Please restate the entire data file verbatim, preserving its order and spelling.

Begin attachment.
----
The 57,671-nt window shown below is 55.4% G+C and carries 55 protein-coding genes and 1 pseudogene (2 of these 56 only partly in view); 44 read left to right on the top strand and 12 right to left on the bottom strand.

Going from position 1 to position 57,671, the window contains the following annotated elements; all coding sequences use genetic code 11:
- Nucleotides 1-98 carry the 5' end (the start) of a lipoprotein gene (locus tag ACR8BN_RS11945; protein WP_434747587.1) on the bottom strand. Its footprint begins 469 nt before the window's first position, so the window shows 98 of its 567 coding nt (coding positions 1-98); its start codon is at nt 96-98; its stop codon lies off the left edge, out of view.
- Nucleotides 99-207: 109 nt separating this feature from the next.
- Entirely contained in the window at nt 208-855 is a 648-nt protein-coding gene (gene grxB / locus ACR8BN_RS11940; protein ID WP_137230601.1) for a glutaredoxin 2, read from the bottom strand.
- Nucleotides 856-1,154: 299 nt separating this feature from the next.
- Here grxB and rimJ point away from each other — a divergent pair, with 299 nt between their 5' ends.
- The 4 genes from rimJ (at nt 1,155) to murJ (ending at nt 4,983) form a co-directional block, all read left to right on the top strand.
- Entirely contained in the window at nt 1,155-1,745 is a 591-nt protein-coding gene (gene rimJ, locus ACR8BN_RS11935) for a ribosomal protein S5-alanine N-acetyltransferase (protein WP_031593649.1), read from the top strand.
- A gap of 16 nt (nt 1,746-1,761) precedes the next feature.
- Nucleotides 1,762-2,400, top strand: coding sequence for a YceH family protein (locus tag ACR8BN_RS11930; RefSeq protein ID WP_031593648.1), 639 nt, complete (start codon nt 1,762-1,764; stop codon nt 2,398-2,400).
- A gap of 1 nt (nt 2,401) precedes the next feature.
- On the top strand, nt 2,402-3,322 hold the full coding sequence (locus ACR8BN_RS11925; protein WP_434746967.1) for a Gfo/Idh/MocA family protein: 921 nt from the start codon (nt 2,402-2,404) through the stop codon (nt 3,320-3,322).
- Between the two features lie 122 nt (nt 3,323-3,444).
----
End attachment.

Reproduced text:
The 57,671-nt window shown below is 55.4% G+C and carries 55 protein-coding genes and 1 pseudogene (2 of these 56 only partly in view); 44 read left to right on the top strand and 12 right to left on the bottom strand.

Going from position 1 to position 57,671, the window contains the following annotated elements; all coding sequences use genetic code 11:
- Nucleotides 1-98 carry the 5' end (the start) of a lipoprotein gene (locus tag ACR8BN_RS11945; protein WP_434747587.1) on the bottom strand. Its footprint begins 469 nt before the window's first position, so the window shows 98 of its 567 coding nt (coding positions 1-98); its start codon is at nt 96-98; its stop codon lies off the left edge, out of view.
- Nucleotides 99-207: 109 nt separating this feature from the next.
- Entirely contained in the window at nt 208-855 is a 648-nt protein-coding gene (gene grxB / locus ACR8BN_RS11940; protein ID WP_137230601.1) for a glutaredoxin 2, read from the bottom strand.
- Nucleotides 856-1,154: 299 nt separating this feature from the next.
- Here grxB and rimJ point away from each other — a divergent pair, with 299 nt between their 5' ends.
- The 4 genes from rimJ (at nt 1,155) to murJ (ending at nt 4,983) form a co-directional block, all read left to right on the top strand.
- Entirely contained in the window at nt 1,155-1,745 is a 591-nt protein-coding gene (gene rimJ, locus ACR8BN_RS11935) for a ribosomal protein S5-alanine N-acetyltransferase (protein WP_031593649.1), read from the top strand.
- A gap of 16 nt (nt 1,746-1,761) precedes the next feature.
- Nucleotides 1,762-2,400, top strand: coding sequence for a YceH family protein (locus tag ACR8BN_RS11930; RefSeq protein ID WP_031593648.1), 639 nt, complete (start codon nt 1,762-1,764; stop codon nt 2,398-2,400).
- A gap of 1 nt (nt 2,401) precedes the next feature.
- On the top strand, nt 2,402-3,322 hold the full coding sequence (locus ACR8BN_RS11925; protein WP_434746967.1) for a Gfo/Idh/MocA family protein: 921 nt from the start codon (nt 2,402-2,404) through the stop codon (nt 3,320-3,322).
- Between the two features lie 122 nt (nt 3,323-3,444).